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Western North Carolina is a nature lovers’ paradise. The region is teeming with majestic waterfalls, mountains and forests – but there’s one special thing about the Highlands-Cashiers plateau you may not know about.

Is there ginseng in North Carolina? This is a question we’re asked often and we’re proud to say that since the mid-18th century, ginseng in North Carolina has mostly been harvested here in the Western Carolina mountains, not far from the Tennessee border. Once it is harvested, it is normally sent to Asia, mainly China, for medicinal purposes. People from all over the world have coveted this plant because they acknowledge its health-promoting qualities. For over 4,000 years, the Asian species of ginseng, C. A. Meyer, has been an essential ingredient of Chinese folk medicine.

Ginseng is used for a multitude of reasons:


  • Blood pressure reduction
  • Presumptively to stay awake
  • Lower the risk for heart disease
  • Raise coherence
  • Helping with type 2 diabetes
  • Boosting energy
  • And much more

Where Can You Find Ginseng in North Carolina?

When it comes to American ginseng, it does its best in climates that are temperate cool. Where is there ginseng in North Carolina? It is limited to the mountains and foothills of the westernmost part of the state. It is a herbaceous plant that requires shade and is normally located in dense forests with tall deciduous trees. It is normally also found on North facing slopes that are rich in humus soil and encompassed by complementary plants. You do not need a license to harvest wild ginseng on private property, but you do need written permission from the landowner and it has to remain with whoever harvested the plant. Ginseng is also prohibited to be harvested in any North Carolina State Park, but harvesting on some state lands is allowed with proper permits.

Wild Ginseng vs. Cultivated Ginseng

Is there ginseng in North Carolina that is not grown in the wild? There are two types: wild and cultivated. Believe it or not, there is a difference between the two! The root of the wild ginseng is little, light in weight, twisted, wrinkly, and it has a tart woodsy taste. The cultivated root, however, is larger in size and weight, smoother, sweeter in taste, and just smells completely different. Also, there is a clear difference in care. While the wild ginseng lets nature be its caregiver, cultivated ginseng’s care is a little more intense. The grand majority of ginseng out there has been sprayed with some kind of chemical, primarily fungicides. They can sometimes be sprayed with pesticides and herbicides as well. When large quantities of ginseng are grown close to each other, the fungus appears. It will get into the beds, encircle the ginseng, and then will destroy the entire bed within a shore amount of times. This can be very costly considering these plants can have thousands of plants that are worth tens of thousands of dollars.

Is there ginseng in North Carolina that is illegal? With the numbers of ginseng plants dwindling, the North Carolina State Ginseng Law and Regulations were created to help protect the species. Due to this, ginseng can be illegally obtained.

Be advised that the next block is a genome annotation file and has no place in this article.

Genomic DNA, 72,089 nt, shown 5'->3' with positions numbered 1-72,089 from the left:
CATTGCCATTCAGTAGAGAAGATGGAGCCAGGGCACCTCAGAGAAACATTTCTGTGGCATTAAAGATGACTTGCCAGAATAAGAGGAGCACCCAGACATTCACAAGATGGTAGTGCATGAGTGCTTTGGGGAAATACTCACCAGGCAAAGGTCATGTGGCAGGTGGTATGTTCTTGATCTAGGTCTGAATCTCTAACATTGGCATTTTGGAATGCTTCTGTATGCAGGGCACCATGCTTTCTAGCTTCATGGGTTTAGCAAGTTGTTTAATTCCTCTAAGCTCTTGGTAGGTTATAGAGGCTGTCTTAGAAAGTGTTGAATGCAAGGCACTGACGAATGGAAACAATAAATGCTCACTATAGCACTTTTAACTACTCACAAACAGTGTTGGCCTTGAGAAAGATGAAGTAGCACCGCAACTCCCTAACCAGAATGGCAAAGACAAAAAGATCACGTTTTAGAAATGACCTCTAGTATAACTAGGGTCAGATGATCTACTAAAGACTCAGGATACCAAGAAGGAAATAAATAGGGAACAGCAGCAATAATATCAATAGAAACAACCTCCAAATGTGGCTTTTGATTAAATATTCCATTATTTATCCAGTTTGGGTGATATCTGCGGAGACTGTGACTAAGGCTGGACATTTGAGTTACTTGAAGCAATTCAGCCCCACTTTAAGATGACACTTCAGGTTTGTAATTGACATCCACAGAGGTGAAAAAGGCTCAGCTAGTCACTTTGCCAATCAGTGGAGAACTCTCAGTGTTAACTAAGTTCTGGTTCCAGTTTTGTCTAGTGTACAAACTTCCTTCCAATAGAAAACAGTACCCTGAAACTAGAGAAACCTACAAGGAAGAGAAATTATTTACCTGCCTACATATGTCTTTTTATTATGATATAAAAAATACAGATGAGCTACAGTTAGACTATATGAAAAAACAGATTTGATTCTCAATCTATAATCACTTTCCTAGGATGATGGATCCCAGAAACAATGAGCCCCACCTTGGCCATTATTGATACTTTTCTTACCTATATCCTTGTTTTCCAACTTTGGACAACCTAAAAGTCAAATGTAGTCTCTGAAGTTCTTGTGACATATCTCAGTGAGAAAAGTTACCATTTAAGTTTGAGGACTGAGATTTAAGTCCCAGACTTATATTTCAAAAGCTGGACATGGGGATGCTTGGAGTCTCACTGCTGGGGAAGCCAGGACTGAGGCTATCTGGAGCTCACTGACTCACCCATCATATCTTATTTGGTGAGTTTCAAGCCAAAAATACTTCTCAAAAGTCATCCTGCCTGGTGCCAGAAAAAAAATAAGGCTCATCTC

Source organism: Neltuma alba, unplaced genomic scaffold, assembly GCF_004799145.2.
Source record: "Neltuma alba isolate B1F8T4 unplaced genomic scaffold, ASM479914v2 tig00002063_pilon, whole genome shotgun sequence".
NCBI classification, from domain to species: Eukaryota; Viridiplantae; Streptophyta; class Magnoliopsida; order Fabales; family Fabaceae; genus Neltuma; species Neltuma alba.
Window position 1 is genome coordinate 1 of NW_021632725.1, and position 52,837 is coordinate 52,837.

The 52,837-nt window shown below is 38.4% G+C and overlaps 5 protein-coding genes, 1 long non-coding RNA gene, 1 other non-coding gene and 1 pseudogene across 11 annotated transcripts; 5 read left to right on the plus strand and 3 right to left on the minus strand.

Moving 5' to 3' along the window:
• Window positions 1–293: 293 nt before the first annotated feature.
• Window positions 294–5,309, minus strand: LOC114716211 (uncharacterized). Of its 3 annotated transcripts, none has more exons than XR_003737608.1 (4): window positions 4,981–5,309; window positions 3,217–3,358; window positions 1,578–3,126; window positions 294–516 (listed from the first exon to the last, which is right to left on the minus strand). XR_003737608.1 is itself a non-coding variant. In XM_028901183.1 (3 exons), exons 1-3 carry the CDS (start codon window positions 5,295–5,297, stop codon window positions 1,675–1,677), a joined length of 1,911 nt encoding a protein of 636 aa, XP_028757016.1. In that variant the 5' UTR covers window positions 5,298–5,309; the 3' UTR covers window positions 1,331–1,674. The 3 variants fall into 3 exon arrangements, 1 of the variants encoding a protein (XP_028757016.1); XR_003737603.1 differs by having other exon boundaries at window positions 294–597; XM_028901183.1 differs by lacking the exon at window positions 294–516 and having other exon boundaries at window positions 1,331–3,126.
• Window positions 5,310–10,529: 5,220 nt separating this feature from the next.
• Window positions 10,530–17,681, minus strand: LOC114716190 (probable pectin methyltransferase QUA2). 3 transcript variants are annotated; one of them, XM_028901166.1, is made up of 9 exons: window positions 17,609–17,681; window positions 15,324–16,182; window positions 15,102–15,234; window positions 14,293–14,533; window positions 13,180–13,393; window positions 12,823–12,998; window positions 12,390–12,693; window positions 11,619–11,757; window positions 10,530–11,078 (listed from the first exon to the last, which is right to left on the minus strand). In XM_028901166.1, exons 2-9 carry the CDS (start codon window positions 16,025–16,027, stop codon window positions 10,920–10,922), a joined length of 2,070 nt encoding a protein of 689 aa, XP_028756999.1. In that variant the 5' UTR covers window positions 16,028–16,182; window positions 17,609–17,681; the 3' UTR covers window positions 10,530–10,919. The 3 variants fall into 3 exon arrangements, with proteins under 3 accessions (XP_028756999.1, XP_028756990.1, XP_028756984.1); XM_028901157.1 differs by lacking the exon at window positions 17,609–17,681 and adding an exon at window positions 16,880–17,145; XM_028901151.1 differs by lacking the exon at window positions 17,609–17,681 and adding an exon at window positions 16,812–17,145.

Due to all of these uses ginseng can provide, there is a high demand in the Chinese market for American ginseng, which shares similarities to the Asian species of the plant. This has led to poaching and over harvesting which has caused the number of wild ginseng plants in the Southern Appalachian Mountains to acutely descend. It has been made known that a pound of dried ginseng root can be worth between $500 and $1,000. The FWS has estimated that the wholesale value of American ginseng roots is about $26 million a year.

  • You do not need a license to harvest wild ginseng on private property, all that is needed is written permission from the landowner and it has to remain with whoever harvested the plant.
  • To buy ginseng and resell or sell it out of state, you have to have a ginseng dealer’s permit.
  • The harvesting season for wild ginseng in the state is from September 1st until December 31st. From January 1st until August 31st it is illegal to harvest ginseng.
  • All of the harvested plants are required to be planted within 100 feet of where the plant was harvested. There is a little wiggle room to remove seeds and plant elsewhere, but only from plants that are not dug in the same harvest season.
  • Ginseng is prohibited to be harvested in any North Carolina State Park, but harvesting on some state lands is allowed with the proper permits.

(The above information is from the North Carolina State Ginseng Law and Regulations)

Vacation Rentals in Western North Carolina

Whether you’re planning your vacation around seeing ginseng in the wild, or you’re a nature lover with a thirst for knowledge and curiosity, ginseng is an amazing plant with various uses that can provide medical remedies. Those who struggle with ailments such as type 2 diabetes, low blood pressure, and those who are at high risk for heart disease can use this plant to help turn things around for themselves. Ginseng deserves to be protected so we can continue to use it to make a difference in people’s lives.

You can learn more about the preservation of ginseng and see it in person by coming to visit us here in Western North Carolina! Landmark Vacation Rentals has wonderful properties to rent throughout the plateau, so you can come and enjoy the ginseng our gorgeous area has provided. Stay in a lakeside cabin or single-family mountain home and enjoy the view and the area’s breathtaking landscape. After you search for ginseng in the wild, you can come home to rustic views of paradise. It never gets old, whether you stay for a few days, a week, or longer.